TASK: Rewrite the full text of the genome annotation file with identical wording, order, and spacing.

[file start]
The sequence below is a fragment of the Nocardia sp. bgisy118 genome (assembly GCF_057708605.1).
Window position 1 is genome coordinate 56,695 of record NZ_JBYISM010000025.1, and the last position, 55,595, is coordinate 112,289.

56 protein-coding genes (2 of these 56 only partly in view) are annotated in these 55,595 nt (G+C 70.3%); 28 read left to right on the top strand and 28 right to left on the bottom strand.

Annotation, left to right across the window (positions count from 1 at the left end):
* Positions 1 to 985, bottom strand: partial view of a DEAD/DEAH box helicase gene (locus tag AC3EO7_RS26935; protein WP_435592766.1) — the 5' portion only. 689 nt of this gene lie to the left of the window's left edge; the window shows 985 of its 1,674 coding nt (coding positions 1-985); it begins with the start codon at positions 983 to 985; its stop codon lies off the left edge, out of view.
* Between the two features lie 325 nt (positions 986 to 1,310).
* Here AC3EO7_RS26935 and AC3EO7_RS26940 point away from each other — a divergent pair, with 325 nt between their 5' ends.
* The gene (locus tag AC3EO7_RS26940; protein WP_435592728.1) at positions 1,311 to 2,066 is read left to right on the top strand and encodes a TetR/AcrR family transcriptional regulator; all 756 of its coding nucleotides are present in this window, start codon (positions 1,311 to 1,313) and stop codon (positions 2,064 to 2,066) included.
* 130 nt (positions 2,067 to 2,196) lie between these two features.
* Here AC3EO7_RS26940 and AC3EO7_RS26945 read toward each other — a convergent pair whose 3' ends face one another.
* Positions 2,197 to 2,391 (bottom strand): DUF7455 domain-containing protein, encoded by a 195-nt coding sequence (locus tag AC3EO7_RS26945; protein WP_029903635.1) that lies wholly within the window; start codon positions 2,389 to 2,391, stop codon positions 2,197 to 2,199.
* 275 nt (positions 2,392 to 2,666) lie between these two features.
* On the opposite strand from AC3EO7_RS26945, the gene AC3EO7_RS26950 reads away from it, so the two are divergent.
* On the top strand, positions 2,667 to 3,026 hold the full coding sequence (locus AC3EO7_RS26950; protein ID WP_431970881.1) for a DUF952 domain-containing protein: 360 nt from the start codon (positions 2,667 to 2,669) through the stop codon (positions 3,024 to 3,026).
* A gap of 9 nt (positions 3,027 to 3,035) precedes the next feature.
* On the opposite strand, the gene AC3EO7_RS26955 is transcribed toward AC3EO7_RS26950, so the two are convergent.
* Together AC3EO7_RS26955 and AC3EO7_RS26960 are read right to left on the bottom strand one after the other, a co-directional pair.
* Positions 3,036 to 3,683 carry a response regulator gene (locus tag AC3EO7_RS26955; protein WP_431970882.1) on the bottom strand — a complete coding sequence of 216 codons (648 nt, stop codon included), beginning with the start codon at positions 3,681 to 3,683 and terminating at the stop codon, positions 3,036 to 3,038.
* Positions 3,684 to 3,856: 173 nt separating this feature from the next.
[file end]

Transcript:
The sequence below is a fragment of the Nocardia sp. bgisy118 genome (assembly GCF_057708605.1).
Window position 1 is genome coordinate 56,695 of record NZ_JBYISM010000025.1, and the last position, 55,595, is coordinate 112,289.

56 protein-coding genes (2 of these 56 only partly in view) are annotated in these 55,595 nt (G+C 70.3%); 28 read left to right on the top strand and 28 right to left on the bottom strand.

Annotation, left to right across the window (positions count from 1 at the left end):
* Positions 1 to 985, bottom strand: partial view of a DEAD/DEAH box helicase gene (locus tag AC3EO7_RS26935; protein WP_435592766.1) — the 5' portion only. 689 nt of this gene lie to the left of the window's left edge; the window shows 985 of its 1,674 coding nt (coding positions 1-985); it begins with the start codon at positions 983 to 985; its stop codon lies off the left edge, out of view.
* Between the two features lie 325 nt (positions 986 to 1,310).
* Here AC3EO7_RS26935 and AC3EO7_RS26940 point away from each other — a divergent pair, with 325 nt between their 5' ends.
* The gene (locus tag AC3EO7_RS26940; protein WP_435592728.1) at positions 1,311 to 2,066 is read left to right on the top strand and encodes a TetR/AcrR family transcriptional regulator; all 756 of its coding nucleotides are present in this window, start codon (positions 1,311 to 1,313) and stop codon (positions 2,064 to 2,066) included.
* 130 nt (positions 2,067 to 2,196) lie between these two features.
* Here AC3EO7_RS26940 and AC3EO7_RS26945 read toward each other — a convergent pair whose 3' ends face one another.
* Positions 2,197 to 2,391 (bottom strand): DUF7455 domain-containing protein, encoded by a 195-nt coding sequence (locus tag AC3EO7_RS26945; protein WP_029903635.1) that lies wholly within the window; start codon positions 2,389 to 2,391, stop codon positions 2,197 to 2,199.
* 275 nt (positions 2,392 to 2,666) lie between these two features.
* On the opposite strand from AC3EO7_RS26945, the gene AC3EO7_RS26950 reads away from it, so the two are divergent.
* On the top strand, positions 2,667 to 3,026 hold the full coding sequence (locus AC3EO7_RS26950; protein ID WP_431970881.1) for a DUF952 domain-containing protein: 360 nt from the start codon (positions 2,667 to 2,669) through the stop codon (positions 3,024 to 3,026).
* A gap of 9 nt (positions 3,027 to 3,035) precedes the next feature.
* On the opposite strand, the gene AC3EO7_RS26955 is transcribed toward AC3EO7_RS26950, so the two are convergent.
* Together AC3EO7_RS26955 and AC3EO7_RS26960 are read right to left on the bottom strand one after the other, a co-directional pair.
* Positions 3,036 to 3,683 carry a response regulator gene (locus tag AC3EO7_RS26955; protein WP_431970882.1) on the bottom strand — a complete coding sequence of 216 codons (648 nt, stop codon included), beginning with the start codon at positions 3,681 to 3,683 and terminating at the stop codon, positions 3,036 to 3,038.
* Positions 3,684 to 3,856: 173 nt separating this feature from the next.